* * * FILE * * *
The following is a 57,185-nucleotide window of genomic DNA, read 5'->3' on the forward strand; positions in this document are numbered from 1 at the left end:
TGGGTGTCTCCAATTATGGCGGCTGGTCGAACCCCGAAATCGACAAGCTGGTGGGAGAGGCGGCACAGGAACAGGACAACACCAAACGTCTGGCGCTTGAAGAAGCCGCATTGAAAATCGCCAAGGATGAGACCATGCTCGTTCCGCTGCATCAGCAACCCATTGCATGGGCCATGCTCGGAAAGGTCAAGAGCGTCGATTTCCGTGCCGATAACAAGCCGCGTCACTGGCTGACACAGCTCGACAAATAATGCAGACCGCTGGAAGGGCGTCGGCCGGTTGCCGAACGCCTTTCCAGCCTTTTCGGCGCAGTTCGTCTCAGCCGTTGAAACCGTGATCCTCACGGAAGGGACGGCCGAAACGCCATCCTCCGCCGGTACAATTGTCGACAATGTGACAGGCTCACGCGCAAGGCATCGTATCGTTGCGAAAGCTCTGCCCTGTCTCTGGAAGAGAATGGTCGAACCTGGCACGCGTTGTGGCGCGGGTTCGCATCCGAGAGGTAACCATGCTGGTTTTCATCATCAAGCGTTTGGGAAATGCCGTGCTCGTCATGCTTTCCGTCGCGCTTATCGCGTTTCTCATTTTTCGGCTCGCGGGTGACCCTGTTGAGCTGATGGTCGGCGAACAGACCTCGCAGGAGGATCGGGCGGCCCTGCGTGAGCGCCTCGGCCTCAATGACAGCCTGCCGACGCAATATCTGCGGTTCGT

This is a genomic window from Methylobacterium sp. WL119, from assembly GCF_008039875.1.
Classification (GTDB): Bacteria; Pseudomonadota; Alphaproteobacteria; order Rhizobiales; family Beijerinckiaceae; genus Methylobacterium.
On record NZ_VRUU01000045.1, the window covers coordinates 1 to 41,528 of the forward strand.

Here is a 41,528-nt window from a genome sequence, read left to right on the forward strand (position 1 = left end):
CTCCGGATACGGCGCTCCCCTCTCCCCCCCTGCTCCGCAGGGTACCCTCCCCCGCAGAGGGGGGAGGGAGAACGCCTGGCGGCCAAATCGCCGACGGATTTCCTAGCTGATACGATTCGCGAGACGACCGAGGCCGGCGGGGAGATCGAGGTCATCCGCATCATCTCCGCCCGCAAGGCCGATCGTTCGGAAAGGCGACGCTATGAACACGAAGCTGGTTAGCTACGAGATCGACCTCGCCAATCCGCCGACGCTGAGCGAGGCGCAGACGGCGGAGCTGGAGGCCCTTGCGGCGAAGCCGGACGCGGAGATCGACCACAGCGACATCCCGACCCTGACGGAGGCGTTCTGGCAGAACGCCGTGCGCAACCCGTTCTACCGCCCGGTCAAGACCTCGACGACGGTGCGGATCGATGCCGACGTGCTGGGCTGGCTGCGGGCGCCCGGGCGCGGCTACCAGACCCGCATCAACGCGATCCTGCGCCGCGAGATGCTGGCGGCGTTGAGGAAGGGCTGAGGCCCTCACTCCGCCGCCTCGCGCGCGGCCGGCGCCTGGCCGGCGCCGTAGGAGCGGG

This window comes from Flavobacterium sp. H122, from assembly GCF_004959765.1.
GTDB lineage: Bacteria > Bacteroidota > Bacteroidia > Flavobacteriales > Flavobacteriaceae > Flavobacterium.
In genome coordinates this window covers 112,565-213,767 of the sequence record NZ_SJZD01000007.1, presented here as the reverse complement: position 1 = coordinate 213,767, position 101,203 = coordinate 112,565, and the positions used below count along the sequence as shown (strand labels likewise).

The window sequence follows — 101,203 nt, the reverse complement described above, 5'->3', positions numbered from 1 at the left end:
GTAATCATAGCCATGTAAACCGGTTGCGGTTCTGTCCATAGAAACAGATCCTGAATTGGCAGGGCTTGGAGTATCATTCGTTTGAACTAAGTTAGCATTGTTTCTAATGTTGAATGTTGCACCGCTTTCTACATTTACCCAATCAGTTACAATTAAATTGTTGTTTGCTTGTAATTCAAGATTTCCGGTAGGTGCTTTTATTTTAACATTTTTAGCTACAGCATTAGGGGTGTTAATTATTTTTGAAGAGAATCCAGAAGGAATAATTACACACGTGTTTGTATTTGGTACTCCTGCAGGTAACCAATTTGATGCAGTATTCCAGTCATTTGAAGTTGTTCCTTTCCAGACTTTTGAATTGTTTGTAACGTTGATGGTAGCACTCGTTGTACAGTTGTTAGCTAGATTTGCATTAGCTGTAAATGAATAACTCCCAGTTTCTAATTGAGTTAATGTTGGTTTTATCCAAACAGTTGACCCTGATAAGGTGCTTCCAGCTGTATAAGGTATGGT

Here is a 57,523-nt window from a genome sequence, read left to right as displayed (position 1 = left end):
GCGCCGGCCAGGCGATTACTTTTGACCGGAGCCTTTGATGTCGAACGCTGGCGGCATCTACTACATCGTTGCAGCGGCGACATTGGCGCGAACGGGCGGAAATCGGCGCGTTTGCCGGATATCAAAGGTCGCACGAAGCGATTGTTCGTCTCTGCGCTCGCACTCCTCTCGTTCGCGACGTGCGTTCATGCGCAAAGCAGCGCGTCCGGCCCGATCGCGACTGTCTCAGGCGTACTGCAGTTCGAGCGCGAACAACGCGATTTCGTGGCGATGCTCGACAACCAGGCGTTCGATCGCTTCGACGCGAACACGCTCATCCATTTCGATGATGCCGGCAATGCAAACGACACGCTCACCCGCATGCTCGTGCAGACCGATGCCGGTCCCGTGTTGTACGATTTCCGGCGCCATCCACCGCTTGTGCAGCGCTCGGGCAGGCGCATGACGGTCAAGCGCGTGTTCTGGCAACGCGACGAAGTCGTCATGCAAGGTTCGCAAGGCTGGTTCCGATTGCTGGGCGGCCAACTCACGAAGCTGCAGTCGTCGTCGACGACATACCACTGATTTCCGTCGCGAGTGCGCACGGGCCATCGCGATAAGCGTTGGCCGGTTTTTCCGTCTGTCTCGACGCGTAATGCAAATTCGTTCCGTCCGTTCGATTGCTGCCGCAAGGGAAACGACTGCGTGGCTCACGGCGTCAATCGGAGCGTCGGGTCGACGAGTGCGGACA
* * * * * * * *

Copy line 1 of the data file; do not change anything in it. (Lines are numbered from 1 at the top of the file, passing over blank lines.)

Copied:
The following is a 57,185-nucleotide window of genomic DNA, read 5'->3' on the forward strand; positions in this document are numbered from 1 at the left end: